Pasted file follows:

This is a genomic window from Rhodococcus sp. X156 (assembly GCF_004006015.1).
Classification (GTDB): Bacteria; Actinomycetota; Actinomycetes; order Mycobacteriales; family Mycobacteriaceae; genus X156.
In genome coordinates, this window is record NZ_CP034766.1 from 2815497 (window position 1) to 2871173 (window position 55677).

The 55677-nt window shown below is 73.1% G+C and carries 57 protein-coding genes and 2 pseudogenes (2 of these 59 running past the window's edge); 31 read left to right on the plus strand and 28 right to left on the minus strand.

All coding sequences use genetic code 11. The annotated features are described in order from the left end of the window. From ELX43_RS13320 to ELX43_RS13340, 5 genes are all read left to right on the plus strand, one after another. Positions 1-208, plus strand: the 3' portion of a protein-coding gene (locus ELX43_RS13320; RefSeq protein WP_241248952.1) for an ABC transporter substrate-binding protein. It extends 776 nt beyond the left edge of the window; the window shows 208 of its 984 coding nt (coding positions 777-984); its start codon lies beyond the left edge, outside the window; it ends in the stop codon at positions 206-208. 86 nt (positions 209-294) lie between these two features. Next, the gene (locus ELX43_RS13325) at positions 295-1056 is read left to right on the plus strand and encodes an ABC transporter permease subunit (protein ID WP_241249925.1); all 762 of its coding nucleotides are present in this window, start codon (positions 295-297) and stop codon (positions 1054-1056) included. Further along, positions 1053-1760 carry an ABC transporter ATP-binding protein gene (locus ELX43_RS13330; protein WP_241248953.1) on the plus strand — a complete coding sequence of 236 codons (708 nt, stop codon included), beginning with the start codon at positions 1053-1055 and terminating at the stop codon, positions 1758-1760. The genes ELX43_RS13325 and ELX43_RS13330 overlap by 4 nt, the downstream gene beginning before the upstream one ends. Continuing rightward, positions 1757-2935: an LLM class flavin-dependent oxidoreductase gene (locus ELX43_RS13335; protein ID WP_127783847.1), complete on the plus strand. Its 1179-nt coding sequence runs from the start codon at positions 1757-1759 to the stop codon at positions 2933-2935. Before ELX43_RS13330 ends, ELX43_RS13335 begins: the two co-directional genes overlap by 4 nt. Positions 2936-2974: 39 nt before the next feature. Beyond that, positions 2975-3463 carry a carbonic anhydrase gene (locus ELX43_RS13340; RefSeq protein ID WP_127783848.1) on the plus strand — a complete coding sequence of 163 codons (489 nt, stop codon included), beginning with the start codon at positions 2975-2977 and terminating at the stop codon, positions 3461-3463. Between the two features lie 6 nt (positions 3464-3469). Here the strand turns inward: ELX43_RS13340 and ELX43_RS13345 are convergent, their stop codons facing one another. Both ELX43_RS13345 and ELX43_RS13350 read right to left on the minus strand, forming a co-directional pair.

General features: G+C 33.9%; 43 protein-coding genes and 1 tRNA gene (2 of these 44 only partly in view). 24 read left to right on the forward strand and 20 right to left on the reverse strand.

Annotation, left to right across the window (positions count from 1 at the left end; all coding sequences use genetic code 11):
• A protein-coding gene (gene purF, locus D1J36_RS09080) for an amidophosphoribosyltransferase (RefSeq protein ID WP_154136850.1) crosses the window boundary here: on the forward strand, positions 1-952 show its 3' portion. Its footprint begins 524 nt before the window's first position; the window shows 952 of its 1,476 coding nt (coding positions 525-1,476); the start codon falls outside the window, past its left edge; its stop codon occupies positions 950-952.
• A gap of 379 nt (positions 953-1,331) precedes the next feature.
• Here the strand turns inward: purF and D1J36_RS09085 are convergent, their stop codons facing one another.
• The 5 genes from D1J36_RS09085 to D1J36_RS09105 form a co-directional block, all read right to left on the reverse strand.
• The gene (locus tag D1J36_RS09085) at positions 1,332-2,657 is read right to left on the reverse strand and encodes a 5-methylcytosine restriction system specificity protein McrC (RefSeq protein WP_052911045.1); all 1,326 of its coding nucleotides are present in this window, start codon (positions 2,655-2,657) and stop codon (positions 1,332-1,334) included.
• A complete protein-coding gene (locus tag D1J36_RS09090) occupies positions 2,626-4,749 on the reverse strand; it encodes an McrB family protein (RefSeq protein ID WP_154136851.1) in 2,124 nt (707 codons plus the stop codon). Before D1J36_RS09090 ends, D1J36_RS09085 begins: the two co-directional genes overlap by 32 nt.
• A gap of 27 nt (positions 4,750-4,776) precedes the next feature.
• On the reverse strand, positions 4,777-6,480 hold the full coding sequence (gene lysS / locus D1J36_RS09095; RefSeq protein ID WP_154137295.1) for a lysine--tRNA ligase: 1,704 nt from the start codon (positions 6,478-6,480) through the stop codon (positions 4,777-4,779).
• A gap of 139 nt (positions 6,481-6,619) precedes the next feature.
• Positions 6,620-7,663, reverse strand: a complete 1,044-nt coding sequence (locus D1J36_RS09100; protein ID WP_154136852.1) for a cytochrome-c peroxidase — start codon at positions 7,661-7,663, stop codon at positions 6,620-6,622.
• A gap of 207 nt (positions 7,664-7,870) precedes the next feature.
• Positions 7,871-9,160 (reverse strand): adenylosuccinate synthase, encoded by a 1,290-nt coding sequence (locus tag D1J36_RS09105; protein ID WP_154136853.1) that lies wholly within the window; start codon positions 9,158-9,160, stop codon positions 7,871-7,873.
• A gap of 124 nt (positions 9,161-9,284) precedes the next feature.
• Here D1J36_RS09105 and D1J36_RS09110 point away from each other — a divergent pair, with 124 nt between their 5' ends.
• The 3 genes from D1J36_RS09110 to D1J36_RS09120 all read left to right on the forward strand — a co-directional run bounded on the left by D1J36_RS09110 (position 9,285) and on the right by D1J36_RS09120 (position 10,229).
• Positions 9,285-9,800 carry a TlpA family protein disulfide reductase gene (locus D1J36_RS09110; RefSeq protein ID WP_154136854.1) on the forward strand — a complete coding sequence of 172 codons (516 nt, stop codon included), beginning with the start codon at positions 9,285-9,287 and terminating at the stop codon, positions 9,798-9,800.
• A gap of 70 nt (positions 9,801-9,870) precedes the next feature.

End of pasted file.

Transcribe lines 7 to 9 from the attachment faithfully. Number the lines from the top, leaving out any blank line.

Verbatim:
Annotation, left to right across the window (positions count from 1 at the left end; all coding sequences use genetic code 11):
• A protein-coding gene (gene purF, locus D1J36_RS09080) for an amidophosphoribosyltransferase (RefSeq protein ID WP_154136850.1) crosses the window boundary here: on the forward strand, positions 1-952 show its 3' portion. Its footprint begins 524 nt before the window's first position; the window shows 952 of its 1,476 coding nt (coding positions 525-1,476); the start codon falls outside the window, past its left edge; its stop codon occupies positions 950-952.
• A gap of 379 nt (positions 953-1,331) precedes the next feature.